Room 137, Bureau of Mines Building, Laramie, WY 82071
Phone: (307) 766-2929
October 18, 2013 — Area residents have the opportunity to go back to college for a day -- minus the tests, stress and homework -- with three University of Wyoming professors lecturing Saturday, Oct. 26, in Gillette for the fall term of Saturday U -- the University of Wyoming's free one-day college education program.
Buffalo Bill Cody’s legacy in Europe; the science of superheroes in today’s world; and what Wyoming residents can expect from the Affordable Care Act (Obamacare) are among Saturday U topics to be discussed from 8:30 a.m.-1:45 p.m. at the Gillette College main building presentation hall.
A half-day of college classes and discussion begins with refreshments at 8:30 a.m., followed by a welcoming address at 8:45 a.m. The guest lectures begin at 9 a.m.
In its fifth year, Saturday U is a collaborative program that connects popular UW professors with lifelong learners. Offered six times a year -- twice each in Jackson, Gillette and Sheridan -- Saturday U is sponsored by the university, the UW Foundation and Wyoming Humanities Council, and is presented locally by Gillette College.
Participants may attend one, two or all three lectures in Jackson, plus the final luncheon and roundtable discussion at 12:45 p.m. The program is free and open to the public.
Listed are program topic descriptions and UW representatives lecturing:
9 a.m. -- “Buffalo Bill’s Legacy: Finding the West and Westerners in Contemporary Italy,” Renee Laegreid, UW Department of History associate professor. Beginning in 1889, Buffalo Bill took his Wild West Show overseas throughout Europe. After his shows, memories of the cowboys, cowgirls and Native Americans remained topics of conversation for years, even generations.
In Italy, Buffalo Bill and his Wild West shows continue to shape the Italian perspective of the American West, inspiring an increasing interest in American Western culture and literature, American-style rodeo, “western riding” (reining and cutting competitions) and the growth of the American quarter horse industry.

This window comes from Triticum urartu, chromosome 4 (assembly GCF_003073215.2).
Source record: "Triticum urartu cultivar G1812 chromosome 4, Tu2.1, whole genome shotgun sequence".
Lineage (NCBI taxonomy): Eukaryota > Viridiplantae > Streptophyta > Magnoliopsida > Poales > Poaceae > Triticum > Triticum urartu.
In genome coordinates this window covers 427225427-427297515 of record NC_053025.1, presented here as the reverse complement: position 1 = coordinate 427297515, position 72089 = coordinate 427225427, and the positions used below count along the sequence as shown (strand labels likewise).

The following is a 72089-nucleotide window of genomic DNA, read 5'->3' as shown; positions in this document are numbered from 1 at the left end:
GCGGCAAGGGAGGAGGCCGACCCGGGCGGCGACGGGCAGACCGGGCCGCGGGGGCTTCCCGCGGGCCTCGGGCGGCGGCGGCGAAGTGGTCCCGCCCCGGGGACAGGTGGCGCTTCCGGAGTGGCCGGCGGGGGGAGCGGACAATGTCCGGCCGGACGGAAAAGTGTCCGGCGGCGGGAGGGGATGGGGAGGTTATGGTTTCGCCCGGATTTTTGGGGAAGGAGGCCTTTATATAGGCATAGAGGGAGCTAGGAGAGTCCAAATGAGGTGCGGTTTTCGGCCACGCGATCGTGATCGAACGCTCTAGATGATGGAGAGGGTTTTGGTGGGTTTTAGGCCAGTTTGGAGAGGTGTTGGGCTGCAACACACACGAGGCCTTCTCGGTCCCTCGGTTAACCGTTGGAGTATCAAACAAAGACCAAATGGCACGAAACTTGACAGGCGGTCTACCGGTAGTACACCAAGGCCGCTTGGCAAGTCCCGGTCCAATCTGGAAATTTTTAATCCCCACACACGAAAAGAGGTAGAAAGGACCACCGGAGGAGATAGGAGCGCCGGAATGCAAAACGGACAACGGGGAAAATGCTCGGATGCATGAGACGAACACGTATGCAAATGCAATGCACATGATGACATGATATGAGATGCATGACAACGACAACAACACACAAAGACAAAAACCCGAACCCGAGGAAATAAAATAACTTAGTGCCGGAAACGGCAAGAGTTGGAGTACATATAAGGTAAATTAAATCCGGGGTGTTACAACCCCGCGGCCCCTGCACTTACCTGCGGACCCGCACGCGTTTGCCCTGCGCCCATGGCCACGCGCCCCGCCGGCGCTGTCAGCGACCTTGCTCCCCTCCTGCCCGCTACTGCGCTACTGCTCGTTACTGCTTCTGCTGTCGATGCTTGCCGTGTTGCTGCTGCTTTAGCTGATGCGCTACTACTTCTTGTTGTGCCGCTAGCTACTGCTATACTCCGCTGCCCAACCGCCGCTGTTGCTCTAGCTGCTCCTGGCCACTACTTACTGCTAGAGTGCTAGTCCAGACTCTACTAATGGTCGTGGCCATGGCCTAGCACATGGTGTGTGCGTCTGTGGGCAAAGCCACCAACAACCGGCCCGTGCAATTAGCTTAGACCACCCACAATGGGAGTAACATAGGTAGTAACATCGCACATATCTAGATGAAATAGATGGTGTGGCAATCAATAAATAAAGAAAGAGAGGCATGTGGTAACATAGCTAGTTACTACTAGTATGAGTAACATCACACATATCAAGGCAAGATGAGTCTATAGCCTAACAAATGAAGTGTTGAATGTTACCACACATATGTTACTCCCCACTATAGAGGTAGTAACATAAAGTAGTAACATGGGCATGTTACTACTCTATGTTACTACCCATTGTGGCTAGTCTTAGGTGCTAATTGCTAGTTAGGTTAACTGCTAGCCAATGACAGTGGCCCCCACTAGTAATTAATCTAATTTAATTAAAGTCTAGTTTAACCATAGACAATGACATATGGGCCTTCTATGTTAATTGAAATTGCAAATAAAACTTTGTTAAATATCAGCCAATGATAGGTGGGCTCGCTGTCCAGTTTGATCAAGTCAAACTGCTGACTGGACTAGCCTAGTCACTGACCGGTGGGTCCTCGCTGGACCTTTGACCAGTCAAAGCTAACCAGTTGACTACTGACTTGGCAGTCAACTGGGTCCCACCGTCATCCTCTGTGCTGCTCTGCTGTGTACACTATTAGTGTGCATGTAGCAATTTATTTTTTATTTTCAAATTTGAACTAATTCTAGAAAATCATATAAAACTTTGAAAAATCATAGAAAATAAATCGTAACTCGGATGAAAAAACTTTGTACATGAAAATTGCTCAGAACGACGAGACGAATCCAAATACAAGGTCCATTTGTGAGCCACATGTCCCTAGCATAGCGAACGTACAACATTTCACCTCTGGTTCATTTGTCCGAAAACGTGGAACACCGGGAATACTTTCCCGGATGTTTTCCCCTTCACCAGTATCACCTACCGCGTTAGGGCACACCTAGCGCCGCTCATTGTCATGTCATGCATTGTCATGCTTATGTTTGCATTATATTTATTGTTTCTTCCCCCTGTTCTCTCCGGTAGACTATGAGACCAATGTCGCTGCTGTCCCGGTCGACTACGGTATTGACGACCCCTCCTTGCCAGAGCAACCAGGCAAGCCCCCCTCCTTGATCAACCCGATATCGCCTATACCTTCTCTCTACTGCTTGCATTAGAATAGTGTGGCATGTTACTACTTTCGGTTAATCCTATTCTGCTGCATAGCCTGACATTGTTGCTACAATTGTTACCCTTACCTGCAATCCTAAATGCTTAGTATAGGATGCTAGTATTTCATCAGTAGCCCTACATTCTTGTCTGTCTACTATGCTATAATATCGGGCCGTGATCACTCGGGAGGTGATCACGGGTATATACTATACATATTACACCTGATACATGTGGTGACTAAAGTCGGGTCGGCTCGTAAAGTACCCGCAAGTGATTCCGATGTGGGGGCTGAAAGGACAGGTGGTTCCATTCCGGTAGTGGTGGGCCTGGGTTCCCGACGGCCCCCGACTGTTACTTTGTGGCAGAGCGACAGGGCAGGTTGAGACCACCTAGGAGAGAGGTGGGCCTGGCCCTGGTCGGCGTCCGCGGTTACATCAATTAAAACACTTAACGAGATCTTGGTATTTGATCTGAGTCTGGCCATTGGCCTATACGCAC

10:15 a.m. -- “Superheroic Science,” Mike Brotherton, UW Department of Physics and Astronomy associate professor. Superheroes are more popular than ever, with comic book characters reaching new and vast audiences through blockbuster movies and big-budget video games, Brotherton says.
“Often, the science of superheroes is so implausible that they're best treated as fantasy,” he says. “Still, many superheroes are based in science and technology.” Brotherton identifies and analyzes science and fantasy in these characters and films, and discusses what it reveals about the modern world.
11:30 a.m. -- “Obamacare: The Sound and the Fury and the Economics,” Anne Alexander, UW International Programs director. The Patient Protection and Affordable Care Act (Obamacare) is coming into effect with plenty of sound and fury. Alexander, a policy economist, explores the Affordable Care Act’s impact on health care costs, the uninsured, employers, the federal budget and the economy. Does it get at the root of some of our most insidious health care system problems? How will this affect Wyoming? Alexander will explore these topics.
Buffalo Bill Cody took his Wild West show to Rome in 1890. Cody’s influence in Italy will be among topics discussed during Saturday U. Oct. 26 in Gillette. (UW Department of History)